A new redonk-a-donk pedestrian safety campaign

Introducing Ken Walker, the Motor Accident Commission’s (MAC) new pedestrian spokesperson. 

An enthusiastic, puppet presenter, Ken Walker, delivers humorous road safety messages through a series of webisodes and digital content called “Walk this way”.

MAC Acting General Manager, Road Safety, Matt Hanton said pedestrian safety is an important issue that is often overlooked by the general public. 

“The road safety focus is more frequently on driving-related safety issues, but dozens of South Australian pedestrians are killed or seriously injured each year on our roads.

This year to date, four pedestrians have been killed and 41 seriously injured, up from 28 at the same time last year.

“With a total of 50 pedestrians seriously injured in 2015 it is alarming to see that we have already reached 41 serious injuries, a significant increase from this time last year,” said Mr Hanton.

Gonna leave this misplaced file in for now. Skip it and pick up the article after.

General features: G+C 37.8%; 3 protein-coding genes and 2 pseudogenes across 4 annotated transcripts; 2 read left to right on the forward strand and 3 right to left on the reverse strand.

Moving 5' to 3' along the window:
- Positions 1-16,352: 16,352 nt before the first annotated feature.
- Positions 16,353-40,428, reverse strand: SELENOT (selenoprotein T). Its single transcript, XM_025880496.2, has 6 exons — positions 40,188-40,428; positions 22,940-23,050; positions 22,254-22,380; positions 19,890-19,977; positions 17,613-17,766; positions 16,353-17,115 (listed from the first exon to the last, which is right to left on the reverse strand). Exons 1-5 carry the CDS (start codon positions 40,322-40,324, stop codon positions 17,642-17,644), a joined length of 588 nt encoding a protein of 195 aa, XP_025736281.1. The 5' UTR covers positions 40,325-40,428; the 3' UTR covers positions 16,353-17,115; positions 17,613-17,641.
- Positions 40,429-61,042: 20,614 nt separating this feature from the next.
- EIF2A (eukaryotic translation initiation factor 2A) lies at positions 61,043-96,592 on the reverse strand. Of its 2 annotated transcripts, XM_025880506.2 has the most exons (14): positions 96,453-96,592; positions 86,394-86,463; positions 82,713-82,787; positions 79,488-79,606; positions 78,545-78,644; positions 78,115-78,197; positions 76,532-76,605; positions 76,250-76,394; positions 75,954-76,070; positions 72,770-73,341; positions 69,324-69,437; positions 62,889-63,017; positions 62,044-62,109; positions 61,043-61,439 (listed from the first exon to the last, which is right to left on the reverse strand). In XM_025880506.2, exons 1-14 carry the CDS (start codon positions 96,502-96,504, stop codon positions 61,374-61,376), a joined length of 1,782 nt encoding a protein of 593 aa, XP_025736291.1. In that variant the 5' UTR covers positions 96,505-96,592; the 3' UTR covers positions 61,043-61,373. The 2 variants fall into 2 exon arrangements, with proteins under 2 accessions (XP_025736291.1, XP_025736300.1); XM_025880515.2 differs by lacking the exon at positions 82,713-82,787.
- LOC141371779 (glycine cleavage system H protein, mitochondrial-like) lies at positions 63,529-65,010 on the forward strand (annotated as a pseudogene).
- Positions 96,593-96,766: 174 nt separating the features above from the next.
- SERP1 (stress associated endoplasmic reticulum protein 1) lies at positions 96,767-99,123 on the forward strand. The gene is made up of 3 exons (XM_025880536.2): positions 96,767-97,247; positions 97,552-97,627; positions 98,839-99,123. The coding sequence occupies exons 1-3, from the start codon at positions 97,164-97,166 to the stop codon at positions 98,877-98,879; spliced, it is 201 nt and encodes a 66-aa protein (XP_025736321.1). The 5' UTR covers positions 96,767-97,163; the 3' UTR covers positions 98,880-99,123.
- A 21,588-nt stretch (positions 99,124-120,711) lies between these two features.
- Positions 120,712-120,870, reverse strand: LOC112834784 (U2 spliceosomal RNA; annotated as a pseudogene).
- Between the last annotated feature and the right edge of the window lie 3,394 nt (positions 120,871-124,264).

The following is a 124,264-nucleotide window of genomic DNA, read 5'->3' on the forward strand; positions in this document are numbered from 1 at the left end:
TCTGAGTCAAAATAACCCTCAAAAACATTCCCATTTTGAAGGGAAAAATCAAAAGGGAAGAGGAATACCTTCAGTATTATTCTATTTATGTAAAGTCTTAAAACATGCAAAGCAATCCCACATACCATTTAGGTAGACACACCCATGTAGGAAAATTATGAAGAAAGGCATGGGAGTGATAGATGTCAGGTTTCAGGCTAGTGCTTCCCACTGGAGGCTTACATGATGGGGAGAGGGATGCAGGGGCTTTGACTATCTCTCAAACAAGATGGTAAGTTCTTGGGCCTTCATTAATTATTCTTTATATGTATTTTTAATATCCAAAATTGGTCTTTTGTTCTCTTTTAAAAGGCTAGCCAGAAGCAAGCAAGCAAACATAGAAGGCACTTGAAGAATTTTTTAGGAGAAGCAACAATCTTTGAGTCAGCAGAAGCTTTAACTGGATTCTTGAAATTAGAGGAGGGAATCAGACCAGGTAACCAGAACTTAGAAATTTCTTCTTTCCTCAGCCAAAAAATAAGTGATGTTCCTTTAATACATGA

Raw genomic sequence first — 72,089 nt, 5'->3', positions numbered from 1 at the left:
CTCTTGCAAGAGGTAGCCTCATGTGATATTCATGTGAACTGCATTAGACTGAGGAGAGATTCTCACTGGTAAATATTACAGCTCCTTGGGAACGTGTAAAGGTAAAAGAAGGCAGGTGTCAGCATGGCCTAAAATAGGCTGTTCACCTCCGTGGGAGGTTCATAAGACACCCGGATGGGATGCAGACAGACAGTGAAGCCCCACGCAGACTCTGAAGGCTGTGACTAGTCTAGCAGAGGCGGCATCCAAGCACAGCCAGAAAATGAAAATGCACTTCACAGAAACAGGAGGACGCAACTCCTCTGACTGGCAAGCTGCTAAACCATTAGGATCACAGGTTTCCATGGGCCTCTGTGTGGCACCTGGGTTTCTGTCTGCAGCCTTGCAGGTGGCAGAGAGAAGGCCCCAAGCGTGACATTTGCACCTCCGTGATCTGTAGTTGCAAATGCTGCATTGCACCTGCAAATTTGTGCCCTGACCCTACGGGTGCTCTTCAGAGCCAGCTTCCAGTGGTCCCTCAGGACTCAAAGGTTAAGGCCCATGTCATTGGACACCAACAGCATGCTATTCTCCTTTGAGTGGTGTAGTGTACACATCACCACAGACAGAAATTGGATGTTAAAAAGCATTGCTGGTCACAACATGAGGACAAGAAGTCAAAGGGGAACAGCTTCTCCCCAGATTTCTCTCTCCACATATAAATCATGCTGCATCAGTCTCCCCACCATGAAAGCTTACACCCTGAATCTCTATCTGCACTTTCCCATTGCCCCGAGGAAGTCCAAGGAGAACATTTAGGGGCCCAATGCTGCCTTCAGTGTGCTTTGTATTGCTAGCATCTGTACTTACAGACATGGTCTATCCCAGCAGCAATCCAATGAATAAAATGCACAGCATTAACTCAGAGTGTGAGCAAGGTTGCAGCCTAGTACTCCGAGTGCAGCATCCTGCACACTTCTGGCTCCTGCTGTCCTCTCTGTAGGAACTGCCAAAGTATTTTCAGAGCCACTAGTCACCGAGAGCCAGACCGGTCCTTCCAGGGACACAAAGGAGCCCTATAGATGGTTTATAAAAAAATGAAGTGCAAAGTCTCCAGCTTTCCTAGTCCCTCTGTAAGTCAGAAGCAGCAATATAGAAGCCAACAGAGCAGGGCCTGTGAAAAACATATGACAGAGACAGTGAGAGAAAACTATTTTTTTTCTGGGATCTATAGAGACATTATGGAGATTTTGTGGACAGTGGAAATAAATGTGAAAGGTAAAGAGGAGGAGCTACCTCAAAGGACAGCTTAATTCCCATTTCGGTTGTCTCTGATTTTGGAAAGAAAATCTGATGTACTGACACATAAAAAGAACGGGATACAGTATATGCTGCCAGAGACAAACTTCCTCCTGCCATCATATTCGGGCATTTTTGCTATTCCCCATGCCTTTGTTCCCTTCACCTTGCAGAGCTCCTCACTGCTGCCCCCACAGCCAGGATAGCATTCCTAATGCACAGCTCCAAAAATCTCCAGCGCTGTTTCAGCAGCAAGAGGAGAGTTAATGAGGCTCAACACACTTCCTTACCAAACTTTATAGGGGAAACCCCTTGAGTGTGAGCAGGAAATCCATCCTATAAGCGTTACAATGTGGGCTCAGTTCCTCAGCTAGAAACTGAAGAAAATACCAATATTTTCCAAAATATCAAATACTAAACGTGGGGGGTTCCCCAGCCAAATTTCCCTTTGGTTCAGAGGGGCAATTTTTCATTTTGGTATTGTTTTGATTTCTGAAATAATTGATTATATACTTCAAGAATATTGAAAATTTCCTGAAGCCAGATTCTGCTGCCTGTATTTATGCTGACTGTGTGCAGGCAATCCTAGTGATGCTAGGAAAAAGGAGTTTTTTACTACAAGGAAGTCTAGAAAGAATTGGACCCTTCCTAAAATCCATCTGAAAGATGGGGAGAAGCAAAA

Research shows vulnerable pedestrians such as the young or old, are highly at risk, while inattention and intoxication are also big contributing factors. 

“All kinds of people share the roads, so it was important this campaign had broad public appeal that crosses generational barriers while still focusing on the important issues that impact pedestrian safety. 

Phrases such as ‘redonk-a-donk’ and ‘oopsybum’ feature throughout the spoof style clips which will hopefully grab the attention of the general public and leave a resonating road safety message. 

“The humorous approach of ‘Walk this Way with Ken Walker’ and short quick content will suit social media platforms such as Facebook and Youtube,” said Mr Hanton.

Watch the first two ‘Walk this way with Ken Walker’ webisodes below

Pedestrian Road Safety Statistics

  • 18 pedestrians were killed and 50 were seriously injured in 2015
  • Of the 18 pedestrian fatalities, 13 occurred in metropolitan Adelaide
  • 70% of pedestrian serious injuries in 2015 were under 24 and over 60 years old 
  • 83% of pedestrian fatal and serious injuries have occurred in metropolitan areas
  • Nearly 1 in every 8 road deaths in South Australia is a pedestrian